Just about everybody in the health policy blogosphere has noted with disappointment the failure of Medicare’s demonstration projects to reduce the costs of care. Recall that these are critical to President Obama’s challenge “To find out what works and then go do it.”
If nothing works, the fallback weapon in Obama Care is to reduce fees paid to doctors and hospitals. Yet the Medicare actuaries tell us that squeezing the providers in this way will put one in seven hospitals out of business in the next eight years, as Medicare fees fall below Medicaid’s. Under this scenario, senior citizens may be forced to line up behind welfare mothers, seeking care at community health centers and in the emergency rooms of safety net hospitals.
I believe this is the only blog that has confidently predicted that health care costs will never be controlled by running pilot programs and trying to “copy what works.” (Note, however: the Congressional Budget Office has shared our viewpoint from the beginning; see their previous conclusions here and here.) I’ll explain why I predicted failure all along below. First let’s review the latest results.
I Still Haven’t Found What I’m Looking For
Over the past two decades, Medicare’s administrators have conducted two types of demonstration projects.
Disease management and care coordination demonstrations consisted of 34 programs that used nurses as care managers to educate patients about their chronic illnesses, encouraged them to follow self-care regimens, monitored their health, and tracked whether they received recommended tests and treatments. The primary goal was to save money by reducing hospitalization. With respect to these efforts, the Congressional Budget Office (CBO) finds:
- On average, the 34 programs had little or no effect on hospital admissions.
- In nearly every program, spending was either unchanged or increased relative to the spending that would have occurred in the absence of the program.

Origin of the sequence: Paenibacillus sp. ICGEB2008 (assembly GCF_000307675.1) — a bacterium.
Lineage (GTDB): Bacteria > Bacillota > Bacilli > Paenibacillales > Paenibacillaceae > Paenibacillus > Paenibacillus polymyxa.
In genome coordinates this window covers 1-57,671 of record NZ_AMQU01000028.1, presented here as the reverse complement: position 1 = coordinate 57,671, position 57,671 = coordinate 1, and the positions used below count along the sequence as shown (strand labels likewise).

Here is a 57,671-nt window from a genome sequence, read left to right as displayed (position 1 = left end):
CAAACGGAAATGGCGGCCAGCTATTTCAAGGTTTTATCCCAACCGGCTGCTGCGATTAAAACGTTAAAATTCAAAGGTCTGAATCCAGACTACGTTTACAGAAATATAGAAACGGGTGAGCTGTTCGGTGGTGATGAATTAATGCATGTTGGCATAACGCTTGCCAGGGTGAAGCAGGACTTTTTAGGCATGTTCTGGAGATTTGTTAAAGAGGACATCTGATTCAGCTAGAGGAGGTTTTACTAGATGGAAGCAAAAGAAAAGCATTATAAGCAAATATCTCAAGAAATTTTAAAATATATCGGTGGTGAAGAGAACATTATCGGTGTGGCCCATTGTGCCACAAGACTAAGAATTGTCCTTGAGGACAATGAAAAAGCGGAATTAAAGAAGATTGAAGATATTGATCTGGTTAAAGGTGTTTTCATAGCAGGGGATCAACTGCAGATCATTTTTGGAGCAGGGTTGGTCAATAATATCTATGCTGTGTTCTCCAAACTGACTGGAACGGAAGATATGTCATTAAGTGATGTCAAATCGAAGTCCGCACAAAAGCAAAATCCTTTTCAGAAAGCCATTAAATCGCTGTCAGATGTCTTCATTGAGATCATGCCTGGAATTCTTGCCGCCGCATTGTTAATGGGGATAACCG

Value-based payment demonstrations consisted of four programs under which Medicare made bundled payments to hospitals and physicians to cover all services connected with heart bypass surgeries. With respect to these, the CBO finds that “only one of the four … yielded significant savings for the Medicare program” and in that one Medicare spending only “declined by about 10 percent.”
As Robert Laszweski put it at The Health Care Blog the other day, “thirty years into managed care, the stark reality is that we aren’t yet smart enough to get things under control.” That’s an understatement.
So why is none of this working? Because it all involves people on the demand side of the market trying to take the place of entrepreneurs who would ordinarily be on the supply side in any other market.
Successful innovations are produced by entrepreneurs, challenging conventional thinking — not by bureaucrats trying to implement conventional thinking. There are lots of examples of successful entrepreneurship in health care. There are very few examples of successful bureaucracy. Can you think of any other market where the buyers of a product are trying to tell the sellers how to efficiently produce it?
On the supply side, we have the islands of excellence (Mayo, Intermountain Healthcare, Cleveland Clinic, etc.). On the demand side, we have a whole slew of experiments with pay-for-performance and other pilot programs designed to see whether demand-side reforms can provoke supply-side behavioral improvements. And never the twain shall meet.
We cannot find a single institution providing high-quality, low-cost care that was created by any demand-side buyer of care. Not the Centers for Medicare and Medicaid Services (CMS), which runs Medicare and Medicaid. Not Medicare. Not BlueCross. Not any employer. Not any payer, anytime, anywhere.
Also, wherever we do find excellence we almost always discover that it cannot be copied. Megan McArdle argues that pilot programs — even when they work — are not scalable in every field.
In health care, scholars associated with the Brookings Institution identified 10 of the best hospital regions in the country and then tried to identify common characteristics that could be replicated. There were almost none. Some regions had doctors on staff. Others paid fee-for-service. Some had electronic medical records. Others did not. A separate study of physicians’ practices found much the same thing. There were simply not enough objective characteristics that the practices had in common to allow an independent party to set up a successful practice by copycat alone.
Bottom line: bureaucracies can’t do what only markets can do.